Supporters of the Ronstadt Transit Center can breathe a bit easier.
For months, city officials were negotiating a deal to cede the Ronstadt Center and up to two other downtown properties to the owners of a scenic 284-parcel in the Painted Hills as a way to block development there. The city would have then sold the Painted Hills parcel to Pima County for $3.6 million.
When word leaked about the discussions, bus riders and their advocates staged a rally to protest what they feared may have been a backroom deal to hand off a vital transit hub for commuters to monied interests.
Last Tuesday, the mayor and council allayed those fears when they directed the city staff to create a "development vision" for the transit center that will maintain it as a transit hub while allowing for some mixed-use development. Once the plans are complete, the city will put the project out to competitive bid.
The move essentially separates the Ronstadt Center from the discussions with the Dallas Police and Fire Employee Pension Fund, which owns the Painted Hills property, said Councilwoman Karin Uhlich, who drafted the motion.
"They may well be one of the interested respondents," Uhlich said. "But there are two parallel conversations going on in the community now" - one with the pension fund and the other on what to do with the Ronstadt Center.
She said the conversation on the transit center had been fruitless for too long.
Now's the time to redirect the discussion to include how to attract development that will make downtown more vibrant without compromising transit.
"Tucson's been stuck over a decade in this polarized dynamic ... with some folks saying we don't touch (Ronstadt) and others saying we do away with it completely," Uhlich said. "So it really is exciting to think how pedestrian and transit and other modes of transportation can come together in the downtown to create this mix of people and activities that make so many (other) downtowns great."
Councilman Steve Kozachik said the city was never just going to hand over the transit center and give carte blanche to the Dallas pension fund.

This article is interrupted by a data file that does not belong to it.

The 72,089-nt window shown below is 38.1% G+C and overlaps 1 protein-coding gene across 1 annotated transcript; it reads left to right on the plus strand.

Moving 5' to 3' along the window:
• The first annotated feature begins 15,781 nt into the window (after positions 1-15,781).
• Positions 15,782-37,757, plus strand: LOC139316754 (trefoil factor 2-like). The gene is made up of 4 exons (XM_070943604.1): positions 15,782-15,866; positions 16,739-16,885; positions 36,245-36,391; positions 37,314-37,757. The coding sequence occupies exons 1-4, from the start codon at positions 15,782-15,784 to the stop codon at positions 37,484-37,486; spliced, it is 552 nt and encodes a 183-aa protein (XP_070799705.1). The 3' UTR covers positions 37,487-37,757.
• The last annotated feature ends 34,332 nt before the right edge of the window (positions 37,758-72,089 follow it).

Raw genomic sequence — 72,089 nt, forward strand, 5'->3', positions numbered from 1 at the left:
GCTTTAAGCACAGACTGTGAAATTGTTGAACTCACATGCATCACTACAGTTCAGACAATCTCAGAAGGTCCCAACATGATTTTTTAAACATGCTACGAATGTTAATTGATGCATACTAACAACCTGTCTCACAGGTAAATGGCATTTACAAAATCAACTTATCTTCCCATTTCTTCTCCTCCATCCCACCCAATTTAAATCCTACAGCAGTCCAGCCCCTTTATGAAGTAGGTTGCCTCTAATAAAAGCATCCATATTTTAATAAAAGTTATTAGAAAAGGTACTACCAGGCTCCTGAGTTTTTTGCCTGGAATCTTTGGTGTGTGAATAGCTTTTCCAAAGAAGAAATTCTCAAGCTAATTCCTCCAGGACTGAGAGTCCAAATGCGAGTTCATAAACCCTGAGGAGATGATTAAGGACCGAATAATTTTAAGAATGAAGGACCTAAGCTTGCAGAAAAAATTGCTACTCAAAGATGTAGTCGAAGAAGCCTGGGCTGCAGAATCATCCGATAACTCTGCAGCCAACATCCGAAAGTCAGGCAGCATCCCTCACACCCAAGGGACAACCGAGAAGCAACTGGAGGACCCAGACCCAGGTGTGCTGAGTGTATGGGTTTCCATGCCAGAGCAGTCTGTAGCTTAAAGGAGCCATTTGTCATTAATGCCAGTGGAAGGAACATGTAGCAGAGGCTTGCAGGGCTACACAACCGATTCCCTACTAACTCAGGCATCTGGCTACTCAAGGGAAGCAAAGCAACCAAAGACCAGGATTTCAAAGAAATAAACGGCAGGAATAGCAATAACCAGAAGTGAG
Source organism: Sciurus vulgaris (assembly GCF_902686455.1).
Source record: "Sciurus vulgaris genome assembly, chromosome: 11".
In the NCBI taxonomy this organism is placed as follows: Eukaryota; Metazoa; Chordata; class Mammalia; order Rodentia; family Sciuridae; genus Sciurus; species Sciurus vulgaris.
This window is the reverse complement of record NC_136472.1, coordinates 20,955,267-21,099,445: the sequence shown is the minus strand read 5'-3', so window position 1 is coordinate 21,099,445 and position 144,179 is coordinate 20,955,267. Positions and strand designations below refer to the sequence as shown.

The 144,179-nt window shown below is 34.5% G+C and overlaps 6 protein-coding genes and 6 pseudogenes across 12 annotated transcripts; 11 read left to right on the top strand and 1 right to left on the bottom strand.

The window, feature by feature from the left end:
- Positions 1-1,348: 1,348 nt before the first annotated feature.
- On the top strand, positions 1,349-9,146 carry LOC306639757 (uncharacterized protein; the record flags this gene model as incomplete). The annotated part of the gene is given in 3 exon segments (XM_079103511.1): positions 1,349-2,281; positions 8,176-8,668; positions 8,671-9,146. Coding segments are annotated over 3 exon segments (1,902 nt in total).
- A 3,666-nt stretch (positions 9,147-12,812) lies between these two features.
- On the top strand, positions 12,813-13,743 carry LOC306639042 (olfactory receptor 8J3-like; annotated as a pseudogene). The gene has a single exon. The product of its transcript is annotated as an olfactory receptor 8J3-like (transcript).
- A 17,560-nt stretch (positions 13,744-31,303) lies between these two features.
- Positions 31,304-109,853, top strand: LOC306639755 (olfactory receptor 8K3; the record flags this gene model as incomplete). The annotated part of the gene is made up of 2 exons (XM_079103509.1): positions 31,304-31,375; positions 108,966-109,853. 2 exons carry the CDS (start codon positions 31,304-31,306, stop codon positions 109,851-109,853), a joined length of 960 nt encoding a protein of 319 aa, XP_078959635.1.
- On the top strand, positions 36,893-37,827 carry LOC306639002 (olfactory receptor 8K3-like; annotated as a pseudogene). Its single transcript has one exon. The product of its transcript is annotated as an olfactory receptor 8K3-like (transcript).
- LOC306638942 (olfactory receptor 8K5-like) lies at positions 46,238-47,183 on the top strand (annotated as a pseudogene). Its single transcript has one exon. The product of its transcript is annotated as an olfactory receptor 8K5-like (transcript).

"The firefighters had hoped that we would just give it to them and let them build on it, but that's not the way it's going to work," Kozachik said. "They can compete for it. ... But we weren't inclined to just turn it over. That would be absurd."
County tried to buy it
Pima County has had its eye on the Painted Hills property since 1997, when it was included in that year's open-space bond program. The county tried to buy it in 2006 but was outbid when the Dallas pension fund bought the property for $27 million.
The county was a party to the negotiations, but now it appears to be in the dark regarding the city's recent move, according to County Administrator Chuck Huckelberry.
"We haven't heard much of anything," Huckelberry said. "We're still prepared to cooperate with the city to ensure the Painted Hills is conserved. But somebody's got to tell us what they like."
If the county ever acquires the property, it would combine with part of Tucson Mountain Park and remain undeveloped.
The county would then attempt to buy additional land to connect Painted Hills to the rest of Tucson Mountain Park.
"It really is exciting to think how pedestrian and transit and other modes of transportation can come together in the downtown to create this mix of people and activities that make so many (other) downtowns great."
Councilwoman Karin Uhlich
Contact reporter Darren DaRonco at 573-4243 or firstname.lastname@example.org.